Cervical screening by visual inspection, HPV testing, liquid-based and conventional cytology in Amazonian Peru.

Almonte, M; Ferreccio, C; Winkler, JL; Cuzick, J; Tsu, V; Robles, S; Takahashi, R; Sasieni, P; (2007) Cervical screening by visual inspection, HPV testing, liquid-based and conventional cytology in Amazonian Peru. International journal of cancer Journal international du cancer, 121 (4). pp. 796-802. ISSN 0020-7136 DOI: https://doi.org/10.1002/ijc.22757

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Cervical cancer is an important public health problem in many developing countries, where cytology screening has been ineffective. We compared four tests to identify the most appropriate for screening in countries with limited resources. Nineteen midwives screened 5,435 women with visual inspection (VIA) and collected cervical samples for HPV testing, liquid-based cytology (LBC) and conventional cytology (CC). If VIA was positive, a doctor performed magnified VIA. CC was read locally, LBC was read in Lima and HPV testing was done in London. Women with a positive screening test were offered colposcopy or cryotherapy (with biopsy). Inadequacy rates were 5% and 11% for LBC and CC respectively, and less than 0.1% for VIA and HPV. One thousand eight hundred eighty-one women (84% of 2,236) accepted colposcopy/cryotherapy: 79 had carcinoma in situ or cancer (CIS+), 27 had severe- and 42 moderate-dysplasia on histology. We estimated a further 6.5 cases of CIS+ in women without a biopsy. Sensitivity for CIS+ (specificity for less than moderate dysplasia) was 41.2% (76.7%) for VIA, 95.8% (89.3%) for HPV, 80.3% (83.7%) for LBC, and 42.5% (98.7%) for CC. Sensitivities for moderate dysplasia or worse were better for VIA (54.9%) and less favourable for HPV and cytology. In this setting, VIA and CC missed the majority of high-grade disease. Overall, HPV testing performed best. VIA gives immediate results, but will require investment in regular training and supervision. Further work is needed to determine whether screened-positive women should all be treated or triaged with a more specific test. (c) 2007 Wiley-Liss, Inc.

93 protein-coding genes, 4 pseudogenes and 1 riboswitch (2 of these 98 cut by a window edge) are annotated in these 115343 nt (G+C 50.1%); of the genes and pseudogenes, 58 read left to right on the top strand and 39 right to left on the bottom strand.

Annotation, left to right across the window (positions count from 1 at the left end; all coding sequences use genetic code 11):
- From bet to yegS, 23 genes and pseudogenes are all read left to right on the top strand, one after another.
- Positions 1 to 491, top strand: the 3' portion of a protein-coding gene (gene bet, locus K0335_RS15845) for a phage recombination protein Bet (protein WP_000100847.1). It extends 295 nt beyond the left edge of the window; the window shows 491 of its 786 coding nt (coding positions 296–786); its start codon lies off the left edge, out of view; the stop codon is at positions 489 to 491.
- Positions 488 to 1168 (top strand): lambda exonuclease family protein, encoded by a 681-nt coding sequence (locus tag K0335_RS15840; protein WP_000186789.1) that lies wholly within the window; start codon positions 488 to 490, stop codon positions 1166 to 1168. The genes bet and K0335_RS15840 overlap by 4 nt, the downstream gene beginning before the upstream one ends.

Item Type: Article
Faculty and Department: Faculty of Epidemiology and Population Health > Dept of Non-Communicable Disease Epidemiology
PubMed ID: 17437272
Web of Science ID: 248283300013
URI: http://researchonline.lshtm.ac.uk/id/eprint/10061


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